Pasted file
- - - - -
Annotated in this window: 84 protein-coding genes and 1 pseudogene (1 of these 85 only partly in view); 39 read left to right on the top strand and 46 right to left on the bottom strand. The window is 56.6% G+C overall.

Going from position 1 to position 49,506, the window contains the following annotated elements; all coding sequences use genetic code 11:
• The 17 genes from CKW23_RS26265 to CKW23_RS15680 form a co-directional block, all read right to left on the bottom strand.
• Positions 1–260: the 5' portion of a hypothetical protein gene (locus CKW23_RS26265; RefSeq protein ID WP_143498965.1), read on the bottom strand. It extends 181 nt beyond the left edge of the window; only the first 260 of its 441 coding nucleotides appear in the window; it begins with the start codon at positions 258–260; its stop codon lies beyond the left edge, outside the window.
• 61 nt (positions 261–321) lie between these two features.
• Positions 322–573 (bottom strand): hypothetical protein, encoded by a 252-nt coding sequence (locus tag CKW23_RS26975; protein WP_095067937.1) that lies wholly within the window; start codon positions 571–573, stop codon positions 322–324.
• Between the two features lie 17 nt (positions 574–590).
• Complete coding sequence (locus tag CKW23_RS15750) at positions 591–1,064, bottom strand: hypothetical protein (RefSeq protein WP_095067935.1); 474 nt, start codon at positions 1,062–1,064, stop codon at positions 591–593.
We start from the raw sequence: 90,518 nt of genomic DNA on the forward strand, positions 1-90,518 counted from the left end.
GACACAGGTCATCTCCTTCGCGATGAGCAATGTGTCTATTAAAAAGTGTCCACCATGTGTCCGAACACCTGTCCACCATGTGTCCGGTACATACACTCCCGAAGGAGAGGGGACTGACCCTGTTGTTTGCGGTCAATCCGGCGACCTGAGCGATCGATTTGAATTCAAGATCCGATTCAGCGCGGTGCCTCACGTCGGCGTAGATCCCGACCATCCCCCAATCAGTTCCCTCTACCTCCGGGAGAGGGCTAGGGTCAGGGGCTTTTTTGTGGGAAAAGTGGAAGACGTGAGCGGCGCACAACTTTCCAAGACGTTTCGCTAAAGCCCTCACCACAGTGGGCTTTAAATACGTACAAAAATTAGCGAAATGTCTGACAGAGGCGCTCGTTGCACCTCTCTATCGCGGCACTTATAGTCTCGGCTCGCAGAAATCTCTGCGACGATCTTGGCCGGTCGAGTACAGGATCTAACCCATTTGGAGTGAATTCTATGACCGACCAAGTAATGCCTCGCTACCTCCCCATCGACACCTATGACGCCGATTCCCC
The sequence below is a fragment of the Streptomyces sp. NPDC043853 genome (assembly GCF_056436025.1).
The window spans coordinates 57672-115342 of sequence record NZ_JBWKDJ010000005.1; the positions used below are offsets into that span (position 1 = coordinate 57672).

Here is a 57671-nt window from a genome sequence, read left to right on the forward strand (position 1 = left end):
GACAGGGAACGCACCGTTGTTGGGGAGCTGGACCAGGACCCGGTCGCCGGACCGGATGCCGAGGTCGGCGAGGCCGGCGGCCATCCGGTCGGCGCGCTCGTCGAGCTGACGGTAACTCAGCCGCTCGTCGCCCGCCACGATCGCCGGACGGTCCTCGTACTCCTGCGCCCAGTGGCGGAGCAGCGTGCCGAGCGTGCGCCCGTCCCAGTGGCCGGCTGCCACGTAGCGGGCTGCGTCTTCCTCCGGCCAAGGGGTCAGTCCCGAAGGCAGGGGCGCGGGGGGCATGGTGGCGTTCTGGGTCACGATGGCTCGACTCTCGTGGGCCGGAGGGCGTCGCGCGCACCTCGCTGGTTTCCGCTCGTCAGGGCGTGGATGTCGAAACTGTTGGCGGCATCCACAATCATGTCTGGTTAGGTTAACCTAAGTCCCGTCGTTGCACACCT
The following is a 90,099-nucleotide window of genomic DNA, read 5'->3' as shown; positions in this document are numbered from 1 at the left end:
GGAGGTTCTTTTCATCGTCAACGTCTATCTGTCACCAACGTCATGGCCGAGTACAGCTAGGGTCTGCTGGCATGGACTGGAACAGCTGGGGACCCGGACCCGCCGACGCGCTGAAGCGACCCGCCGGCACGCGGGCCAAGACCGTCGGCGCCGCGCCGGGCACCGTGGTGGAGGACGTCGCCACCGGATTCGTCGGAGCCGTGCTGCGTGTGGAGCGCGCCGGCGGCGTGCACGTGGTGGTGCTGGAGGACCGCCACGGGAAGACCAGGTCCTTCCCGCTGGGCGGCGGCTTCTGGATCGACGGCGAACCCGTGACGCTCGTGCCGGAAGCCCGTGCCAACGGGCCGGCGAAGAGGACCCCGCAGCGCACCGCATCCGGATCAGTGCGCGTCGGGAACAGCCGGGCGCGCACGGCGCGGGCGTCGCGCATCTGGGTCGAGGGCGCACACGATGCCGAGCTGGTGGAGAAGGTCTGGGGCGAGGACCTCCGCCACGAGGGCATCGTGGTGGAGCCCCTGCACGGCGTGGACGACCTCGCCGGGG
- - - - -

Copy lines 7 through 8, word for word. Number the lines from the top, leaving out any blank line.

• Between the two features lie 17 nt (positions 574–590).
• Complete coding sequence (locus tag CKW23_RS15750) at positions 591–1,064, bottom strand: hypothetical protein (RefSeq protein WP_095067935.1); 474 nt, start codon at positions 1,062–1,064, stop codon at positions 591–593.